As a point of clarification, when Kodo Sawaki said, "Zazen is good for nothing," he was not implying that we shouldn't practice zazen. His point was just the opposite.
In zazen, we quiet our minds and stop the conscious separation of ourselves from the rest of potential. Being intimate with potential in this way is the ultimate expression of our existence, and it shouldn't be looked at as a means or a route to some greater good. It is in itself the greatest good.
It's not unlike saying that achieving immortality would be good for your health, or good for your complexion. If you're immortal, your health problems have pretty much been taken care of and there's no need to worry about sickness. If you're immortal, why worry about your complexion? You've already achieved the ultimate goal.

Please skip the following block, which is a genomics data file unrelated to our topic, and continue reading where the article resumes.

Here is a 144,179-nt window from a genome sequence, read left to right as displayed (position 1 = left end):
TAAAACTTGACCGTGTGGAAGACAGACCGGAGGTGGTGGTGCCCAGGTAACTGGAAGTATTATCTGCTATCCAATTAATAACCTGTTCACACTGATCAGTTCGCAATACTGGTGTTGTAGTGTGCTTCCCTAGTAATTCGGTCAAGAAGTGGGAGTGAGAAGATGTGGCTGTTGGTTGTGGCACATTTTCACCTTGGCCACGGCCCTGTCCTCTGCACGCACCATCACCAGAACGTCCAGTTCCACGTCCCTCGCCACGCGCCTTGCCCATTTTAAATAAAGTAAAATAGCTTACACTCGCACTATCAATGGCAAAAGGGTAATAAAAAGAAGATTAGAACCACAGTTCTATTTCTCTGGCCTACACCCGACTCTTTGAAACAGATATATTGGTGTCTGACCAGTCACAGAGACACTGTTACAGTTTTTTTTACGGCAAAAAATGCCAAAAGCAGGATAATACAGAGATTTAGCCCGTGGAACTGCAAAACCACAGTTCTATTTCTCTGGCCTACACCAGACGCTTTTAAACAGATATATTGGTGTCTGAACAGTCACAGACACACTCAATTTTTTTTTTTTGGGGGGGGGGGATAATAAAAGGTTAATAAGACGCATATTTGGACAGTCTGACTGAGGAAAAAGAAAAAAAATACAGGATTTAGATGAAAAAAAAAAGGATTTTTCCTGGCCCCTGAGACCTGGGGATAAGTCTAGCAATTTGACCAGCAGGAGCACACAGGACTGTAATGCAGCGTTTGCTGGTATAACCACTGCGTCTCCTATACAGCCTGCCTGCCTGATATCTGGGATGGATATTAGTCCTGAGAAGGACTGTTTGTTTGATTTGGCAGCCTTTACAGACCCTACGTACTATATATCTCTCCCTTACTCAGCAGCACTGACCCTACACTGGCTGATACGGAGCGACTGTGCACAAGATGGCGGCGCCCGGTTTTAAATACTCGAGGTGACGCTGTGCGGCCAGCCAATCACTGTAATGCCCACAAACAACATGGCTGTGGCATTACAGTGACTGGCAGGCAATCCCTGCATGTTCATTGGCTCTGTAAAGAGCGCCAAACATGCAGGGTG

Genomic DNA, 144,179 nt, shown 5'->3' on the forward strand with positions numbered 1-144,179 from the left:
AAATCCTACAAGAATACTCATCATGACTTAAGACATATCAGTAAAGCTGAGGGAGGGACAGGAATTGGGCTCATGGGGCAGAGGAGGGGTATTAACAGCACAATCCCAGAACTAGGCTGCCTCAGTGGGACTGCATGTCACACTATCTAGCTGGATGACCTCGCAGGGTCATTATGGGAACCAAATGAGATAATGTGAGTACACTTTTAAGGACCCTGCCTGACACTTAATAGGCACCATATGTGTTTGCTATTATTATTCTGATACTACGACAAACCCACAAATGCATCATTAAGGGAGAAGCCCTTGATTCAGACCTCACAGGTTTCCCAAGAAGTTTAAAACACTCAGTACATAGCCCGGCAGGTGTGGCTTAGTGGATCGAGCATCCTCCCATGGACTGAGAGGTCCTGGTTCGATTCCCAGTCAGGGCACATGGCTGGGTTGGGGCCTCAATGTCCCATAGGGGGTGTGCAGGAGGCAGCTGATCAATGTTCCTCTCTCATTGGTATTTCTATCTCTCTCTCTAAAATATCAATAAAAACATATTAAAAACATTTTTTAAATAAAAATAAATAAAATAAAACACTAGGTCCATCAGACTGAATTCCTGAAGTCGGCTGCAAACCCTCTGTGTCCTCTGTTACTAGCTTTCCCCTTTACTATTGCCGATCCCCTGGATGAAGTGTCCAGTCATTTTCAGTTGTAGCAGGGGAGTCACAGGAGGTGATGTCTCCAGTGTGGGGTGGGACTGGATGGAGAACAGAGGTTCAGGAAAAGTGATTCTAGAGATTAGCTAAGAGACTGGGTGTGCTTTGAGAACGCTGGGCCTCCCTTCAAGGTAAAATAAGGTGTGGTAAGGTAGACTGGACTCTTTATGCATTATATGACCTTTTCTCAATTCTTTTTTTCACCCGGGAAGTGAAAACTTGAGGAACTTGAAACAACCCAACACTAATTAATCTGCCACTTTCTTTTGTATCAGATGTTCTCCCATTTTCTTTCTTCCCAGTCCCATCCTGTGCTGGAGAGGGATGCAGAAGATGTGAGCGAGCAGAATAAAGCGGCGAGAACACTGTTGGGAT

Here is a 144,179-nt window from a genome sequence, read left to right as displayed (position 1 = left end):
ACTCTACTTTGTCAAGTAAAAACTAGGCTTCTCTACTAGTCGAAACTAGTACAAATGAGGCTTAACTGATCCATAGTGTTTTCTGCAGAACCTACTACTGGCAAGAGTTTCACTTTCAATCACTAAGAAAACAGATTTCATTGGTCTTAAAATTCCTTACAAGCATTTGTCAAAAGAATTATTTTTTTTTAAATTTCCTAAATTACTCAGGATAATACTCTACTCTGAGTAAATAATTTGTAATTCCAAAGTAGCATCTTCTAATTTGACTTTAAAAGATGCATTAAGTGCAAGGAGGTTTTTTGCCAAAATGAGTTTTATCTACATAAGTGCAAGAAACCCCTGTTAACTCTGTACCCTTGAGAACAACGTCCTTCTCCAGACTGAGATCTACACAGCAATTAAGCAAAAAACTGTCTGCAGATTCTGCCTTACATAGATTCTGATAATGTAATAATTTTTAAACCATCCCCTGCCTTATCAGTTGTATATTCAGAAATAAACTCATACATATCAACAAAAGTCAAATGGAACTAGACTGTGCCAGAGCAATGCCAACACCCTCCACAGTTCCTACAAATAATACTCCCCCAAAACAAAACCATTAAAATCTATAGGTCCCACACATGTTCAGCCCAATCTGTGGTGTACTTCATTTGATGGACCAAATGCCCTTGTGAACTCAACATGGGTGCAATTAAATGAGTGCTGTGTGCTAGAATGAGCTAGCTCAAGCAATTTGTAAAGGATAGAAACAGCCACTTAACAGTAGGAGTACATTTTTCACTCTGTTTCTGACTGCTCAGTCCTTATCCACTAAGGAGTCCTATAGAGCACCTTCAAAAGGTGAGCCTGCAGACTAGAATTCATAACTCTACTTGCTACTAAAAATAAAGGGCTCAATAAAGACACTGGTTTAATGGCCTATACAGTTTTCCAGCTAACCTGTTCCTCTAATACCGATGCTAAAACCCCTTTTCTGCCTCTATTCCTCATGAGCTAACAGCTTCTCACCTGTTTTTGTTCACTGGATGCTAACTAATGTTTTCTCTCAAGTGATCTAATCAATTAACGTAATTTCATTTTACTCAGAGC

Same as with zazen. Yes, calmness and mindfulness will probably manifest themselves to some degree of another in your life, but so what? You only wanted calmness and mindfulness in order to become intimate with potential, not the other way around.
And saying the goal of zazen is to become intimate with potential is still limiting. As long as you hold a concept that "I" am over "here" and the "goal" is to be over "there," you're already so lost in conceptualization and ideation that intimacy with potential will elude you.
Just sit (shikantaza) with no goal in mind, and everything else will take care of itself. Zazen is good for nothing.